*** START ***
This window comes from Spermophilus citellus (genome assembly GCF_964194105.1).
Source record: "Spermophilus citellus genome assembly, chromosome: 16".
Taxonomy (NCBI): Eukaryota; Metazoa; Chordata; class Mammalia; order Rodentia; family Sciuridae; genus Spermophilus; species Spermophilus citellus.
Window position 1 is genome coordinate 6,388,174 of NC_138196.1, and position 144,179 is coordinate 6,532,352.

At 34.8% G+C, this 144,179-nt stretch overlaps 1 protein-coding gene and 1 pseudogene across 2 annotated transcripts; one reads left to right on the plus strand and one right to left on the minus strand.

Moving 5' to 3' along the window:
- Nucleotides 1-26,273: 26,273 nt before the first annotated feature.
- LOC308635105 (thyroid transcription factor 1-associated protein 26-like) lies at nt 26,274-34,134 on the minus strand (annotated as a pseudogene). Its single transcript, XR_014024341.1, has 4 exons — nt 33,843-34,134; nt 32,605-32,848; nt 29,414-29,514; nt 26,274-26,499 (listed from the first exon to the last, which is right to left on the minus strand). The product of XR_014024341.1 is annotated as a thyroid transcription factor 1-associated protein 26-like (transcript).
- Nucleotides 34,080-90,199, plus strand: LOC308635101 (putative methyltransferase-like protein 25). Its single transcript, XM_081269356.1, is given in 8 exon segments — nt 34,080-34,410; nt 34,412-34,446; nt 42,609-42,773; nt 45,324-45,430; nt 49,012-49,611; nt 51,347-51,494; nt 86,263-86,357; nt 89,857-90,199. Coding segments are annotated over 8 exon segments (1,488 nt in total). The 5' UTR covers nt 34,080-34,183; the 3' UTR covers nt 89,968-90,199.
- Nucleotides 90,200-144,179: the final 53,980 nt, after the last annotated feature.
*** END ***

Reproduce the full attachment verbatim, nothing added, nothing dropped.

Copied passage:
This window comes from Spermophilus citellus (genome assembly GCF_964194105.1).
Source record: "Spermophilus citellus genome assembly, chromosome: 16".
Taxonomy (NCBI): Eukaryota; Metazoa; Chordata; class Mammalia; order Rodentia; family Sciuridae; genus Spermophilus; species Spermophilus citellus.
Window position 1 is genome coordinate 6,388,174 of NC_138196.1, and position 144,179 is coordinate 6,532,352.

At 34.8% G+C, this 144,179-nt stretch overlaps 1 protein-coding gene and 1 pseudogene across 2 annotated transcripts; one reads left to right on the plus strand and one right to left on the minus strand.

Moving 5' to 3' along the window:
- Nucleotides 1-26,273: 26,273 nt before the first annotated feature.
- LOC308635105 (thyroid transcription factor 1-associated protein 26-like) lies at nt 26,274-34,134 on the minus strand (annotated as a pseudogene). Its single transcript, XR_014024341.1, has 4 exons — nt 33,843-34,134; nt 32,605-32,848; nt 29,414-29,514; nt 26,274-26,499 (listed from the first exon to the last, which is right to left on the minus strand). The product of XR_014024341.1 is annotated as a thyroid transcription factor 1-associated protein 26-like (transcript).
- Nucleotides 34,080-90,199, plus strand: LOC308635101 (putative methyltransferase-like protein 25). Its single transcript, XM_081269356.1, is given in 8 exon segments — nt 34,080-34,410; nt 34,412-34,446; nt 42,609-42,773; nt 45,324-45,430; nt 49,012-49,611; nt 51,347-51,494; nt 86,263-86,357; nt 89,857-90,199. Coding segments are annotated over 8 exon segments (1,488 nt in total). The 5' UTR covers nt 34,080-34,183; the 3' UTR covers nt 89,968-90,199.
- Nucleotides 90,200-144,179: the final 53,980 nt, after the last annotated feature.